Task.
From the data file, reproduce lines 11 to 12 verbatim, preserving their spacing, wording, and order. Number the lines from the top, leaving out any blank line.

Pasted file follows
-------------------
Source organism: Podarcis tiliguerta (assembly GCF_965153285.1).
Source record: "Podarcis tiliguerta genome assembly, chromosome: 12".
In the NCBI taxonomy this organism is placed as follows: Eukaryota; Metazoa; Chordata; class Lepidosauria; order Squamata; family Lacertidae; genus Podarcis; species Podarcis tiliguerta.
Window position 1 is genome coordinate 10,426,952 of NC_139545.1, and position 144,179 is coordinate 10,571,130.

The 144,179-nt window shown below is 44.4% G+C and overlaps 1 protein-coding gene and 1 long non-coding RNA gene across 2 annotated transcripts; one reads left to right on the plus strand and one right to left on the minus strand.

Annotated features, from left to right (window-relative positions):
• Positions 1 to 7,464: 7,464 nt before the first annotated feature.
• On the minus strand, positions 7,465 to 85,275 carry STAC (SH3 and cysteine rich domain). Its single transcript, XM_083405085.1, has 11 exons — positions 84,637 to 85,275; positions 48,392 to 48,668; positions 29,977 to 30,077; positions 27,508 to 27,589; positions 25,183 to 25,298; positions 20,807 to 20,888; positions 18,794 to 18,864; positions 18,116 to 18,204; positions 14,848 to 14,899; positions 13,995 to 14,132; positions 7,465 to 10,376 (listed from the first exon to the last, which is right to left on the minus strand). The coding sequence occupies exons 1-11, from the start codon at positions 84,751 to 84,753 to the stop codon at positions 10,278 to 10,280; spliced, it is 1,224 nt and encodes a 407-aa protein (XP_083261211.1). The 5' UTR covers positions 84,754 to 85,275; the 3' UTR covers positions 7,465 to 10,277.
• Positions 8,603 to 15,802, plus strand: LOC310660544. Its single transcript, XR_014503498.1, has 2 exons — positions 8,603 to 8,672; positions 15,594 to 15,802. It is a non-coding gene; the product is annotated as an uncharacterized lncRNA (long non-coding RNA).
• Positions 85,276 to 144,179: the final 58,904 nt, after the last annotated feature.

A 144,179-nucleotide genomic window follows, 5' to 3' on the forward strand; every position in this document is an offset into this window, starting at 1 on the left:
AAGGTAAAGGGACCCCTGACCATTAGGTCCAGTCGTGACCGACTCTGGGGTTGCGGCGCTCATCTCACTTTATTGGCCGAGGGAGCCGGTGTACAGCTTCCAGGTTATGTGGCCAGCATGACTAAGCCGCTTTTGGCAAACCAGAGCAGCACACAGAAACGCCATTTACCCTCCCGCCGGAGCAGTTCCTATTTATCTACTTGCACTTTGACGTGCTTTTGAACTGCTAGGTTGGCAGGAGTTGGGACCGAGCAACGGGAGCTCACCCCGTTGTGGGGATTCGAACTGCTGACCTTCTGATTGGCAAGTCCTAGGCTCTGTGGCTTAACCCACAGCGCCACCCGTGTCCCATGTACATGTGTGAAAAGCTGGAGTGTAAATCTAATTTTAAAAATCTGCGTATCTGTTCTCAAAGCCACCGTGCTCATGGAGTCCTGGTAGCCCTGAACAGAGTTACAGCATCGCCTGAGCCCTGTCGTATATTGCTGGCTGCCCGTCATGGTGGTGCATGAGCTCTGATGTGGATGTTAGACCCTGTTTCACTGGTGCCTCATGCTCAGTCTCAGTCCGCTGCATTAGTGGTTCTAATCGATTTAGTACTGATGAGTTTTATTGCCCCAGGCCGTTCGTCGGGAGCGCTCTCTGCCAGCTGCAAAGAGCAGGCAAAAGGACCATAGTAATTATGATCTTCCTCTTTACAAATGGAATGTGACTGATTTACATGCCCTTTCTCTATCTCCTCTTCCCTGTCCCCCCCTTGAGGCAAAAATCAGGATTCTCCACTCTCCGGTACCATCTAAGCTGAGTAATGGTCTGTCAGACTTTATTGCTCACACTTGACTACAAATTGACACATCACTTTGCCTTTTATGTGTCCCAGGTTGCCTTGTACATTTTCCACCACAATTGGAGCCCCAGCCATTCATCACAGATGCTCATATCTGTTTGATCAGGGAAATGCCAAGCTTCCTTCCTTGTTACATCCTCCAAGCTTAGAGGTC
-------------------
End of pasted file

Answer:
A 144,179-nucleotide genomic window follows, 5' to 3' on the forward strand; every position in this document is an offset into this window, starting at 1 on the left:
AAGGTAAAGGGACCCCTGACCATTAGGTCCAGTCGTGACCGACTCTGGGGTTGCGGCGCTCATCTCACTTTATTGGCCGAGGGAGCCGGTGTACAGCTTCCAGGTTATGTGGCCAGCATGACTAAGCCGCTTTTGGCAAACCAGAGCAGCACACAGAAACGCCATTTACCCTCCCGCCGGAGCAGTTCCTATTTATCTACTTGCACTTTGACGTGCTTTTGAACTGCTAGGTTGGCAGGAGTTGGGACCGAGCAACGGGAGCTCACCCCGTTGTGGGGATTCGAACTGCTGACCTTCTGATTGGCAAGTCCTAGGCTCTGTGGCTTAACCCACAGCGCCACCCGTGTCCCATGTACATGTGTGAAAAGCTGGAGTGTAAATCTAATTTTAAAAATCTGCGTATCTGTTCTCAAAGCCACCGTGCTCATGGAGTCCTGGTAGCCCTGAACAGAGTTACAGCATCGCCTGAGCCCTGTCGTATATTGCTGGCTGCCCGTCATGGTGGTGCATGAGCTCTGATGTGGATGTTAGACCCTGTTTCACTGGTGCCTCATGCTCAGTCTCAGTCCGCTGCATTAGTGGTTCTAATCGATTTAGTACTGATGAGTTTTATTGCCCCAGGCCGTTCGTCGGGAGCGCTCTCTGCCAGCTGCAAAGAGCAGGCAAAAGGACCATAGTAATTATGATCTTCCTCTTTACAAATGGAATGTGACTGATTTACATGCCCTTTCTCTATCTCCTCTTCCCTGTCCCCCCCTTGAGGCAAAAATCAGGATTCTCCACTCTCCGGTACCATCTAAGCTGAGTAATGGTCTGTCAGACTTTATTGCTCACACTTGACTACAAATTGACACATCACTTTGCCTTTTATGTGTCCCAGGTTGCCTTGTACATTTTCCACCACAATTGGAGCCCCAGCCATTCATCACAGATGCTCATATCTGTTTGATCAGGGAAATGCCAAGCTTCCTTCCTTGTTACATCCTCCAAGCTTAGAGGTC